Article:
Samuel Taylor Coleridge Writing Styles in The Rime of the Ancient Mariner

This Study Guide consists of approximately 46 pages of chapter summaries, quotes, character analysis, themes, and more - everything you need to sharpen your knowledge of The Rime of the Ancient Mariner.
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Point of View

The poem begins in the third person. After the Mariner starts telling his story, it is in first person. In the Wedding Guest sections and wedding sections, it reverts back to third person. At the end, the narrative is in third person. Since it is a story within a story, the Mariner's first person perspective does not take over until he begins his tale. When the Mariner recalls the voyage, he says "we" meaning the crew and himself. Since the Mariner is on his own throughout most of the voyage, he mostly uses "I." The reader sees the thoughts of the Mariner but not the thoughts of the other characters. The other characters' feelings are displayed in their dialogue and reactions.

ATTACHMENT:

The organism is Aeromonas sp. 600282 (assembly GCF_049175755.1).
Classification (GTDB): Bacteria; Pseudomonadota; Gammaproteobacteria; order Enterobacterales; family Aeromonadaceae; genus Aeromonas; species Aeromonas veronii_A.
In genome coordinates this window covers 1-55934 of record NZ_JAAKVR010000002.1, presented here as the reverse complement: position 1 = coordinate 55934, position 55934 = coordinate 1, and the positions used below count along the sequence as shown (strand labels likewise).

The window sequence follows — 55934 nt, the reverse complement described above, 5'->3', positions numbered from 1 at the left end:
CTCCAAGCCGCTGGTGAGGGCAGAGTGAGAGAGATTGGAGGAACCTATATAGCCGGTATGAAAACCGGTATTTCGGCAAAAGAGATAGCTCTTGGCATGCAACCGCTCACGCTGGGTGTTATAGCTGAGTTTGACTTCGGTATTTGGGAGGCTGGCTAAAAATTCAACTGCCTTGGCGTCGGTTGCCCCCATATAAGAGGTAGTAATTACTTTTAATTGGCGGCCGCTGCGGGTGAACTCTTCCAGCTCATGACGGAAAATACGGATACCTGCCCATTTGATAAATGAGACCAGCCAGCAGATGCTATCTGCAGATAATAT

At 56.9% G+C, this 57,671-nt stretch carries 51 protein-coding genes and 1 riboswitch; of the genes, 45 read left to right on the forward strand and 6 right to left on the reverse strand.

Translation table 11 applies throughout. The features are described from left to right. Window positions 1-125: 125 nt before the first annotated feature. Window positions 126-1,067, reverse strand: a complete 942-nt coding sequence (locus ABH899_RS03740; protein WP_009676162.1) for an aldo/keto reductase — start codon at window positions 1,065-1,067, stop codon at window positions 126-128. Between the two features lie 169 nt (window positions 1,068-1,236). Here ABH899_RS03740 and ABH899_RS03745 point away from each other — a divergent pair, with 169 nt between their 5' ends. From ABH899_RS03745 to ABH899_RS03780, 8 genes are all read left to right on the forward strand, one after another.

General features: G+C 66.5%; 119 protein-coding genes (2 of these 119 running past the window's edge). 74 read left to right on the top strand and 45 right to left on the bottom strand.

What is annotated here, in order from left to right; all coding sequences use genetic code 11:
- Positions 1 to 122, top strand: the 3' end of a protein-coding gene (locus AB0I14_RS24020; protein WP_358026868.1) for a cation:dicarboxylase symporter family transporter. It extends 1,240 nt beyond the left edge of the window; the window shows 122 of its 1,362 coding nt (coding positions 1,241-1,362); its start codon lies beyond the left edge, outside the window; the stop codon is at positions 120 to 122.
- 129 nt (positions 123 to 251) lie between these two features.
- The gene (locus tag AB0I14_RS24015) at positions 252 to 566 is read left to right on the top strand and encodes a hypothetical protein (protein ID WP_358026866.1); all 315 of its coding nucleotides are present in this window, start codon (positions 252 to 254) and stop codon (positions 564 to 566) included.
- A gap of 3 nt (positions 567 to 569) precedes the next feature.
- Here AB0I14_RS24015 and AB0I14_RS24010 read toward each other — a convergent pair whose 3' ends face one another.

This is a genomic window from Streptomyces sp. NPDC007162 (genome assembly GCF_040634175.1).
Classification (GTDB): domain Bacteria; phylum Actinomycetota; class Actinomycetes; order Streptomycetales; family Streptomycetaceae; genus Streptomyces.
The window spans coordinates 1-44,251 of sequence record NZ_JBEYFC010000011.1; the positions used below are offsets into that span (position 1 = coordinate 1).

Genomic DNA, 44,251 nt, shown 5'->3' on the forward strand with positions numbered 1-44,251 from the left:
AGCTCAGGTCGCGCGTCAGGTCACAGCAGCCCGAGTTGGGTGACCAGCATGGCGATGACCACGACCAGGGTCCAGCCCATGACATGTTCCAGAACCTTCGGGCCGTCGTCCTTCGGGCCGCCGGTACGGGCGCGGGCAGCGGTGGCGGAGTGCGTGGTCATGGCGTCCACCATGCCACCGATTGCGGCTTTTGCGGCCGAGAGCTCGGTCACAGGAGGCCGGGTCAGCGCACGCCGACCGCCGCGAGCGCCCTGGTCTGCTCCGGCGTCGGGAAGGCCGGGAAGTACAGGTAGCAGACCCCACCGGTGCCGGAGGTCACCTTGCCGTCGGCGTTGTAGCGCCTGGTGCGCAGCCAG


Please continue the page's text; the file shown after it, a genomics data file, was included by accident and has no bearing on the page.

When the poem starts off in the third person, the reader gets to see the needs of the Mariner and the Guest. It is obvious...

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This section contains 1,348 words
(approx. 4 pages at 400 words per page)
Buy The Rime of the Ancient Mariner Study Guide
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